SALT - 9 Iyar 5778 - April 24, 2018

  • Rav David Silverberg
Please pray for a refua sheleima for טובה מאטל בת חנה אטל
            The Torah in Parashat Emor introduces the mitzva of korban ha-omer – the special sacrifice brought from the first portion of harvested grain on the 16th of Nissan.  The amount of one omer of grain would be harvested for this offering on the night of the 16th of Nissan, and it was offered together with a sheep brought as an ola (burnt-offering).  Like all ola sacrifices, this sheep was accompanied by a mincha (flour offering), however, as noted already by the Gemara (Menachot 89b), cited by Rashi (23:13), this mincha differed from other accompanying mincha offerings.  Normally, a sheep brought as an ola (or shelamim) was accompanied by the amount of one isaron (one-tenth of an eifa) of flour as its mincha.  This rule is explicitly stated in Sefer Bamidbar (15:4).  The sheep brought as part of the korban ha-omer, by contrast, required a mincha consisting of double this amount – two esronim (23:13).
            Chizkuni and Rabbeinu Yosef Bekhor suggest that the grain offering was doubled as an expression of the people’s desire for a bountiful harvest.  This sacrifice was offered right at the beginning of the spring harvest, a time when people were naturally anxious about the quantity and quality of that year’s yield, and the Torah therefore doubled the grain offering on this occasion as a symbol of the blessing for which the people hoped and prayed.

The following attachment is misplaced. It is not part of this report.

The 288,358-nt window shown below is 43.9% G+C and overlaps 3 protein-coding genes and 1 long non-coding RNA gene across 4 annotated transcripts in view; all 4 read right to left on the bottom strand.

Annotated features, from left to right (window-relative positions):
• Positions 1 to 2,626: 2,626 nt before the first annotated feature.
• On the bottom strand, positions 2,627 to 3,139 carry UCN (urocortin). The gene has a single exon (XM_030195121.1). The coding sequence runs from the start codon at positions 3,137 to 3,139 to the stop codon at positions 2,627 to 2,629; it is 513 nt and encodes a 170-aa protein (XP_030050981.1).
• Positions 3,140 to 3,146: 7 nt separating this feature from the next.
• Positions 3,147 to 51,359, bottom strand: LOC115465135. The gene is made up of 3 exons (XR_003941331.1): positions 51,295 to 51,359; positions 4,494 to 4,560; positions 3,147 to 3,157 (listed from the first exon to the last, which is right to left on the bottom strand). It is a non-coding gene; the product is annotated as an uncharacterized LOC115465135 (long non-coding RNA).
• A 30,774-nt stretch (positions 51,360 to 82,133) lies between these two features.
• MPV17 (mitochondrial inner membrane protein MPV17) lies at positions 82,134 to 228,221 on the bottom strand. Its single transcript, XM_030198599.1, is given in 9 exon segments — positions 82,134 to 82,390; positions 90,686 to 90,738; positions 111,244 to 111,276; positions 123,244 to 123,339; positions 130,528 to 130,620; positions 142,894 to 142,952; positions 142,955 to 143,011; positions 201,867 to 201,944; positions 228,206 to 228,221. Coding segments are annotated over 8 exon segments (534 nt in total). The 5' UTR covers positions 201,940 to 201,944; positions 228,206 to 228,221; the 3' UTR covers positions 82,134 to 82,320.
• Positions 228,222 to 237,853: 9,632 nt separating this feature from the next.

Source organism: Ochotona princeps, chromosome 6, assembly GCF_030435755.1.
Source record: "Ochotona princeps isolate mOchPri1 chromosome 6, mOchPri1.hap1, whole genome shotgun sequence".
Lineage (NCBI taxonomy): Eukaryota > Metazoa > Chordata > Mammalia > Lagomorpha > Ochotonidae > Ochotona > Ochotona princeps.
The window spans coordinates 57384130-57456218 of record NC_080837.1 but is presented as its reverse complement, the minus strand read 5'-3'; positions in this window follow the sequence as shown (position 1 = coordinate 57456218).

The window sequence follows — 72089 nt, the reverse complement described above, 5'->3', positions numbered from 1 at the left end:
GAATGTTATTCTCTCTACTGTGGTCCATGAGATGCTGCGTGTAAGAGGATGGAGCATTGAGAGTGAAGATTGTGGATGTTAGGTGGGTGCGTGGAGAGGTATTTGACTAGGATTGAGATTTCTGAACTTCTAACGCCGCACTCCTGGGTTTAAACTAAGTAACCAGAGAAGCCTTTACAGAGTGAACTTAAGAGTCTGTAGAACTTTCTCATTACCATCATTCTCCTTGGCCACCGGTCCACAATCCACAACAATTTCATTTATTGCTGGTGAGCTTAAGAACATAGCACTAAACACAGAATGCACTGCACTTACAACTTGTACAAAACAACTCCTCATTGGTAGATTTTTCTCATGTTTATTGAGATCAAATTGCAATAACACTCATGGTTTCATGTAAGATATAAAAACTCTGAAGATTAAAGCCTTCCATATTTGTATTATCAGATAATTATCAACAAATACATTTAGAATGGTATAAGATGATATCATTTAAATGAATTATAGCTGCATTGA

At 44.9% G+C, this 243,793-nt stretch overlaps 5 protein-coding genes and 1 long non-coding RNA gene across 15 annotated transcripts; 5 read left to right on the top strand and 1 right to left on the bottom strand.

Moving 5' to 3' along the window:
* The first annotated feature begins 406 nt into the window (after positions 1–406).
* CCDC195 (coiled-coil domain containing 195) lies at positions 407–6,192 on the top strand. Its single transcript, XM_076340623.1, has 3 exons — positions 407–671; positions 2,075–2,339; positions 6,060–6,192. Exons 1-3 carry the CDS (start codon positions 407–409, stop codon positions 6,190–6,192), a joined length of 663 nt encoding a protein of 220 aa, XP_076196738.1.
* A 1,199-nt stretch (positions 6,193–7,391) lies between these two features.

Chizkuni adds another interesting comment relevant to this unique feature of the korban ha-omer, explaining on this basis the text of a passage recited in our musaf prayer.  We recite the musaf prayer every Shabbat, Rosh Chodesh and Yom Tov to commemorate the musaf sacrifice offered on these occasions, and on each occasion, we cite in the prayer the verses from Sefer Bamidbar which describe the contents of that day’s musaf sacrifice.  Thereafter, we note that a mincha offering would accompany each animal: “three esronim for a bull, two esronim for a ram, and one isaron for a sheep.”  This is based on the verses in Sefer Bamidbar (15) which designate these quantities for the three different kinds of animal sacrifices.  Curiously, rather than simply state in general terms that the animal sacrifices comprising the musaf were all accompanied by the appropriate mincha offerings as required, we take the time to specify the amount of flour offered as the accompanying mincha for each animal.  Then, immediately thereafter, we make note of the nesakhim – the wine libations required with each animal sacrifice.  The Torah in Sefer Bamidbar (15) specifies different amounts of wine required with each animal, just it specifies different amounts of flour required with each animal, and so we mention both in our musaf prayer.  However, whereas in reference to the mincha we mention the specific amounts required for each animal, in speaking of the wine libations we say simply, “yayin ke-nisko” – that the appropriate amounts of wine were brought for different animals.  Chizkuni explains that we need to specify the amounts of flour for the mincha offerings because they are not entirely constant.  As there is an exception to the standardized system of the accompanying mincha offerings – namely, the sheep offered as part of the korban ha-omer, with which double the normal quantity of flour was offered – it would not suffice to generically state that the appropriate quantities of flour were offered with the animals of the musaf sacrifice.  This would not be sufficiently clear, given that the Torah makes an exception, and so we make a point of specifying the amounts of flour required when offering the various kinds of animals as part of the musaf offering.